Formation is essential because the sustainability of Catholic health care depends on our ability to make Mission-driven, Gospel-based values explicit in our work. It is the responsibility of each of us to pass on the traditions of those upon whose shoulders we stand. Beth McPherson often says to those in a formation session, “You may be the only Sister someone meets.” Our staffs and communities, now and in the future, must know the foundational teachings and stories of those whose ministries we have inherited. We must know the significance of the Good Samaritan, or of Jesus washing the feet of his disciples, and Catholic Social Teachings, and use these as we make important decisions, and communicate our directions.
The Gallup organization researched and identified 12 areas of importance for maximizing employee engagement. The first key area was: “I know what is expected of me at work.” The second was: “I have the materials and equipment I need to do my work.” According to Gallup, these are the two elements upon which all other aspects of employee engagement depend. An added benefit of good formation is that it provides this foundation for mission integration as part of everyone’s work. Gallup research also asks, “Does the mission of my organization make me feel my job is important?” Affirmative answers here, too, are a powerful result of effective formation.
We had such an amazing group meeting. The experience was electrifying. Your tasks are bringing us all closer together. The sharing is remarkable. We are steadily making progress toward a tighter knit community of mission-driven ministry leaders. Thanks for the guidance and support.
– Dr. James Salesek, Behavioral Health, Local Facilitator, Mission: Day by Day™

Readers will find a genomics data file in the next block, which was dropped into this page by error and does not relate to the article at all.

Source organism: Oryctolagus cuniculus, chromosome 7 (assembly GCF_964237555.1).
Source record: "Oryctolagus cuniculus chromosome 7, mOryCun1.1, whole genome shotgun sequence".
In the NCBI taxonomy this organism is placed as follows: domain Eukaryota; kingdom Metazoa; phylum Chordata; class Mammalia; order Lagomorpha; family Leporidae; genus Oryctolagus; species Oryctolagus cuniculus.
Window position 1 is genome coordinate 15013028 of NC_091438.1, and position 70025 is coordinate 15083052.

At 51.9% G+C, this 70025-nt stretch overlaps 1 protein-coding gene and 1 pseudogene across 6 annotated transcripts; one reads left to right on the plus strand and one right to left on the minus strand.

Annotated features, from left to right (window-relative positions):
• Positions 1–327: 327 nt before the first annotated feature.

It sounds too good to be possible: intentionally connecting individuals across the ministry in a program that deepens understanding of mission in daily practice, while creating a community of purposeful, discerning leaders.
Mission: Day by Day has done that and more, by making a profound and immediate impact on our leaders through a reflective, multifaceted adult learning methodology that leaves no choice but to seek more. Our team look forward to daily reflective messages and practice exercises that have engaged us on an extraordinary journey of awareness, affirming the sacred in our lives and work.
– Mary Kingston, RN, FACHE, Chief Executive, South Bay Community, Providence Health and Services, participant, Mission: Day by Day™
In Catholic health care, often we ask: what differentiates us in the marketplace? What will encourage patients to choose us beyond their health insurance? What will inspire physicians and employees to stay with us? A combination of immersion in, engagement with, and experience of the Mission at the heart of our ministry is that key differentiator.
We know that not all who work in Catholic healthcare are believers. However, Catholic understandings of human dignity, care and compassion can be universal. We invite all who have respect and affection for Gospel-based values to collaborate with us. Whatever our differences in theological belief, we who work together in Catholic health care must be immersed in, and operate from, a Catholic understanding of Mission in meeting our responsibilities every day. The sustainability of Catholic healthcare depends on our ability to make our Mission explicit through our interactions, our community, our decisions, our practices and our systems.
When patients and staff have an experience of compassionate care and authentic concern, they have an experience of God’s love. If our corporate cultures are to reflect and promote this experience, then we must provide formation in all areas of ministry. Each person in our organizations must work to make our Mission real and known, and each organization must be responsible for preparing staff, at all levels, to carry on that tradition.
Beth McPherson, managing partner of Leadership Formation Partners, is a dedicated and proven mission and formation leader with more than three decades of experience in developing people and structures for the future of the Catholic health ministry.
If you want to talk more about formation or are interested in learning more about Mission: Day by Day, reach out at email@example.com.